Chekhov, Tchaikovsky and Tolstoy come to UK 

Anton Chekhov by Iosif Braz, 1898;

160th Anniversary of National Portrait Gallery and State Tretyakov Gallery London supported by the Blavatnik Family Foundation brings the legends to UK

An exhibition of Russian portraits opens at the National Portrait Gallery, London, on March 17 2016, as part of an unprecedented cultural exchange with Moscow. 26 portraits of key figures from a golden age of the arts in Russia, 1867-1914, can be seen together in Britain for the first time.

They come from Moscow’s prestigious State Tretyakov Gallery which will simultaneously display a selection of portraits of famous Britons from the National Portrait Gallery. The cultural exchange is to mark the 160th Anniversary year of the foundation of both galleries, Russia and the Arts: The Age of Tolstoy and Tchaikovsky (17 March–26 June 2016) coincides with the exhibition Elizabeth to Victoria: British Portraits from the Collection of the National Portrait Gallery at the State Tretyakov Gallery (21 April-24 July 2016).

Anton Chekhov by Iosif Braz, 1898;
Anton Chekhov by Iosif Braz, 1898;

Celebrating the remits of both galleries to put together a collection of portraits of each country’s most eminent and influential figures, the State Tretyakov Gallery has loaned to London some of Russia’s most highly treasured portraits including those of Akhmatova, Chekhov, Dostoevsky, Mussorgsky, Rimsky-Korsakov, Rubinstein, Tchaikovsky, Tolstoy and Turgenev.

The paintings are by some of the greatest Russian artists of the second half of the nineteenth and early twentieth centuries, including Nikolai Ge, VasilyPerov, Ilia Repin, Valentin Serov, Ivan Kramskoy and Mikhail Vrubel.  The majority of the portraits were bought or commissioned directly from the artists by Pavel Tretyakov, a merchant, philanthropist and the founder of the State Tretyakov Gallery, whose own portrait by Repin opens the exhibition.

Among the loans from the National Portrait Gallery to the State Tretyakov Gallery are portraits of Dickens, Newton, Wollstonecraft, Elizabeth I, Cromwell, Darwin and one of its founders, Thomas Carlyle, together with the first picture to enter its collection, the Chandos portrait of Shakespeare.

Most prominent among the displays in the exhibition is Perov’s portrait of Dostoevsky, a work of exceptional historic and artistic value and the only portrait of the writer painted from life. Tolstoy is shown in the study of his Moscow home at work on the manuscript of his philosophical treatise What I Believe while Mussorgsky was painted just a few days before his death in a St Petersburg hospital at the age of forty-two.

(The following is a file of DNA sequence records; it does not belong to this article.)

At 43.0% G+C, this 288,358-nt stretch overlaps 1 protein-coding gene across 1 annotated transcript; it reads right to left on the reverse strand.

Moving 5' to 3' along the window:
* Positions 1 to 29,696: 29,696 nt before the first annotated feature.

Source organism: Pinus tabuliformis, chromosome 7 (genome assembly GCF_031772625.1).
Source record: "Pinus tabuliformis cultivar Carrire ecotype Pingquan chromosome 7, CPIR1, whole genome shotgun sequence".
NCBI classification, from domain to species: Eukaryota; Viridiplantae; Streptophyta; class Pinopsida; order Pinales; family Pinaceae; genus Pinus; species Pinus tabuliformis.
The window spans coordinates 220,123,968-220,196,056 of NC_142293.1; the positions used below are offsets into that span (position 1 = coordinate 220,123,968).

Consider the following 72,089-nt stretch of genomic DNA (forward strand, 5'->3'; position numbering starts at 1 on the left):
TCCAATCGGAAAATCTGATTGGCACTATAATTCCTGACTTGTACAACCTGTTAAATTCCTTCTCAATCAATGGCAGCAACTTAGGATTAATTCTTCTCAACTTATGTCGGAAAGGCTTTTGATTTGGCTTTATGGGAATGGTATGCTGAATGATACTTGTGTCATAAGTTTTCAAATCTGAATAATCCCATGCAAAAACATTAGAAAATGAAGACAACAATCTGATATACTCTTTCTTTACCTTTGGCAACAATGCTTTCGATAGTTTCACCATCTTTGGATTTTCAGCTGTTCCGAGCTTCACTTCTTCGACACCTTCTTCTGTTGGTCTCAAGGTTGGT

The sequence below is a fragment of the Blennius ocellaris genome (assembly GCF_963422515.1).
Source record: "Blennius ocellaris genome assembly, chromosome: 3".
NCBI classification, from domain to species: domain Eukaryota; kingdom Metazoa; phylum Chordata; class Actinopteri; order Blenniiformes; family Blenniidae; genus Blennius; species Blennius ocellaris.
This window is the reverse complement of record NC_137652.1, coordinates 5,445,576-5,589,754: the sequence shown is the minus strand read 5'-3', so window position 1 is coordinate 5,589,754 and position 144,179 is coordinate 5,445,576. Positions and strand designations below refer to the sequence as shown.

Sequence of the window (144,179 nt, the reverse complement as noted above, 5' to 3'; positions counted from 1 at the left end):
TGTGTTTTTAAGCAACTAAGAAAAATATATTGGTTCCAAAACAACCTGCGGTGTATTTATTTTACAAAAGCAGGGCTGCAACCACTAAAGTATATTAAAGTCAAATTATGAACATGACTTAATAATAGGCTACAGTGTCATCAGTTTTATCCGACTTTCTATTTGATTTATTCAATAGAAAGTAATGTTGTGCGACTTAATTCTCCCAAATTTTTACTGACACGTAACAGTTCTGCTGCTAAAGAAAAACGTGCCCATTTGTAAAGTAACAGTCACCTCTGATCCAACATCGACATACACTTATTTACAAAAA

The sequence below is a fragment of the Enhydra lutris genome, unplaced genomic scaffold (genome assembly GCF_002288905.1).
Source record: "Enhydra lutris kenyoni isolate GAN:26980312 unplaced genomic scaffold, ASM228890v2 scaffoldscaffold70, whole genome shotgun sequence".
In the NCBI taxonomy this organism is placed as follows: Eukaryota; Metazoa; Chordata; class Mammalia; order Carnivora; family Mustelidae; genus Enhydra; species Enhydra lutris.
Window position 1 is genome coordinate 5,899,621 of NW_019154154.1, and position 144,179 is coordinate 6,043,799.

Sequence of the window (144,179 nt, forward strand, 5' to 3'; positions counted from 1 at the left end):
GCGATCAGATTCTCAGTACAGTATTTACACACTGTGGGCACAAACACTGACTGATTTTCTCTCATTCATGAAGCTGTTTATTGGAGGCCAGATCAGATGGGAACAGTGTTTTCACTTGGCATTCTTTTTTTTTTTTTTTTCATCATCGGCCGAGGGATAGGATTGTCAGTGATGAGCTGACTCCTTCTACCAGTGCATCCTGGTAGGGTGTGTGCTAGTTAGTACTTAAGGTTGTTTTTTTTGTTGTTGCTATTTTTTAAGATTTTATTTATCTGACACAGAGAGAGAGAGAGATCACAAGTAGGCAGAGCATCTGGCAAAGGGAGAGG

Anna Akhmatova by Olga Della-Vos-Kardovskaia, 1914
Anna Akhmatova by Olga Della-Vos-Kardovskaia, 1914

Other highlights include Serov’s monumental portrait of the dramatic actress Maria Ermolova, painted over the course of 32 sittings, and Repin’s painting of the brilliant and independent literary salon host, Baroness Ikskul von Hildenbrandt. Serov’s portrait of Ivan Morozov depicts the Russian merchant and patron against the backdrop of Matisse’s Fruit and Bronze, a painting that Morozov had just acquired and became a centrepiece of his world-class collection of modern French art.

Dr Nicholas Cullinan, Director, National Portrait Gallery, London, says, “These two exhibitions in London and Moscow form an important act of cultural exchange for both institutions. Russia and the Arts at the National Portrait Gallery surveys an extraordinary period of vibrancy in Russia’s cultural life during the late nineteenth and early twentieth centuries. Painted by outstanding artists of the period, these commissions constitute Russia’s first and most significant national portrait collection. The generous support of the Blavatnik Family Foundation has helped to make this exhibition possible.’

Zelfira Tregulova, General Director of the State Tretyakov Gallery, Moscow, says: ‘Russia and the Arts in London and From Elizabeth to Victoria in Moscow are two parts of a joint Russian-British project that signal the start of a bright new chapter in the history of cultural cooperation between our two countries. There is strong evidence to suggest that when he conceived his collection of portraits Tretyakov, who often visited London on business matters, drew on his experience of the National Portrait Gallery.”